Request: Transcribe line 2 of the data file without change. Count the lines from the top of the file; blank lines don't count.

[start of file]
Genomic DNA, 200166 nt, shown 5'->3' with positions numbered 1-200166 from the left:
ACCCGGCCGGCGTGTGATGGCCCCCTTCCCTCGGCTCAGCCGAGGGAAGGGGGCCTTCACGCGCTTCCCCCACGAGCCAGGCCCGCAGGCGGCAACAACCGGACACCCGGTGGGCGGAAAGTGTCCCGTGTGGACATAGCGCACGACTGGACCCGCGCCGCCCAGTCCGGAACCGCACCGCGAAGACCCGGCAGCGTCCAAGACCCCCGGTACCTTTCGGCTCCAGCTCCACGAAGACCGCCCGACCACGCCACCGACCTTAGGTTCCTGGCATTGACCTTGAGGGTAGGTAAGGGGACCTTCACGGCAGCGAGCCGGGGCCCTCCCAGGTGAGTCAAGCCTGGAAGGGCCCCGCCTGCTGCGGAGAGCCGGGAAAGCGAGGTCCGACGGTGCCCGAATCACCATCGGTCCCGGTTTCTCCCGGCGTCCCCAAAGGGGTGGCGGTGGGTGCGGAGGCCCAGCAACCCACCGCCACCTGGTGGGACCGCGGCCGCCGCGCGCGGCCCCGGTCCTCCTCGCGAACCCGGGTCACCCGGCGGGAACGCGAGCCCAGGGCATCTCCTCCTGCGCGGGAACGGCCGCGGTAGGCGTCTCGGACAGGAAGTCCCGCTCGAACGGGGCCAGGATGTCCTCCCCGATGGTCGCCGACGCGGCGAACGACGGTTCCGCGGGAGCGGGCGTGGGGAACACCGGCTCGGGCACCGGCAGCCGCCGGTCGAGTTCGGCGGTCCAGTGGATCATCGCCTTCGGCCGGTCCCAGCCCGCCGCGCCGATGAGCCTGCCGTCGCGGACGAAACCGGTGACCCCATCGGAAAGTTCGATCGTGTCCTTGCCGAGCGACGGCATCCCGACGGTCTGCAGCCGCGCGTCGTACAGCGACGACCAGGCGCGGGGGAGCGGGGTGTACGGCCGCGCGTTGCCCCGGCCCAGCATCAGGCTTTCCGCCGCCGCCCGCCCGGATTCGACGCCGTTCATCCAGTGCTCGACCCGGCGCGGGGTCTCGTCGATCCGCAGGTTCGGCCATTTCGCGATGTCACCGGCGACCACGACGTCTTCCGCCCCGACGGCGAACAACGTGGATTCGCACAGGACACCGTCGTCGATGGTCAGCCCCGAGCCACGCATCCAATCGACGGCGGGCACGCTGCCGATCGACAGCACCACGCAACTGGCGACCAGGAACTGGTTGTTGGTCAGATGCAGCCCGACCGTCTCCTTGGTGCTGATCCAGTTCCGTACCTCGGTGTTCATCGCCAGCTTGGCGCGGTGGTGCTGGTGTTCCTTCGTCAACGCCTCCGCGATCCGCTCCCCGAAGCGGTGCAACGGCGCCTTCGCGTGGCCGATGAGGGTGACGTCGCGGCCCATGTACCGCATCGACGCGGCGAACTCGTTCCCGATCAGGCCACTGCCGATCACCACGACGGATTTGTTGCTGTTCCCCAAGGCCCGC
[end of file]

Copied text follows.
ACCCGGCCGGCGTGTGATGGCCCCCTTCCCTCGGCTCAGCCGAGGGAAGGGGGCCTTCACGCGCTTCCCCCACGAGCCAGGCCCGCAGGCGGCAACAACCGGACACCCGGTGGGCGGAAAGTGTCCCGTGTGGACATAGCGCACGACTGGACCCGCGCCGCCCAGTCCGGAACCGCACCGCGAAGACCCGGCAGCGTCCAAGACCCCCGGTACCTTTCGGCTCCAGCTCCACGAAGACCGCCCGACCACGCCACCGACCTTAGGTTCCTGGCATTGACCTTGAGGGTAGGTAAGGGGACCTTCACGGCAGCGAGCCGGGGCCCTCCCAGGTGAGTCAAGCCTGGAAGGGCCCCGCCTGCTGCGGAGAGCCGGGAAAGCGAGGTCCGACGGTGCCCGAATCACCATCGGTCCCGGTTTCTCCCGGCGTCCCCAAAGGGGTGGCGGTGGGTGCGGAGGCCCAGCAACCCACCGCCACCTGGTGGGACCGCGGCCGCCGCGCGCGGCCCCGGTCCTCCTCGCGAACCCGGGTCACCCGGCGGGAACGCGAGCCCAGGGCATCTCCTCCTGCGCGGGAACGGCCGCGGTAGGCGTCTCGGACAGGAAGTCCCGCTCGAACGGGGCCAGGATGTCCTCCCCGATGGTCGCCGACGCGGCGAACGACGGTTCCGCGGGAGCGGGCGTGGGGAACACCGGCTCGGGCACCGGCAGCCGCCGGTCGAGTTCGGCGGTCCAGTGGATCATCGCCTTCGGCCGGTCCCAGCCCGCCGCGCCGATGAGCCTGCCGTCGCGGACGAAACCGGTGACCCCATCGGAAAGTTCGATCGTGTCCTTGCCGAGCGACGGCATCCCGACGGTCTGCAGCCGCGCGTCGTACAGCGACGACCAGGCGCGGGGGAGCGGGGTGTACGGCCGCGCGTTGCCCCGGCCCAGCATCAGGCTTTCCGCCGCCGCCCGCCCGGATTCGACGCCGTTCATCCAGTGCTCGACCCGGCGCGGGGTCTCGTCGATCCGCAGGTTCGGCCATTTCGCGATGTCACCGGCGACCACGACGTCTTCCGCCCCGACGGCGAACAACGTGGATTCGCACAGGACACCGTCGTCGATGGTCAGCCCCGAGCCACGCATCCAATCGACGGCGGGCACGCTGCCGATCGACAGCACCACGCAACTGGCGACCAGGAACTGGTTGTTGGTCAGATGCAGCCCGACCGTCTCCTTGGTGCTGATCCAGTTCCGTACCTCGGTGTTCATCGCCAGCTTGGCGCGGTGGTGCTGGTGTTCCTTCGTCAACGCCTCCGCGATCCGCTCCCCGAAGCGGTGCAACGGCGCCTTCGCGTGGCCGATGAGGGTGACGTCGCGGCCCATGTACCGCATCGACGCGGCGAACTCGTTCCCGATCAGGCCACTGCCGATCACCACGACGGATTTGTTGCTGTTCCCCAAGGCCCGC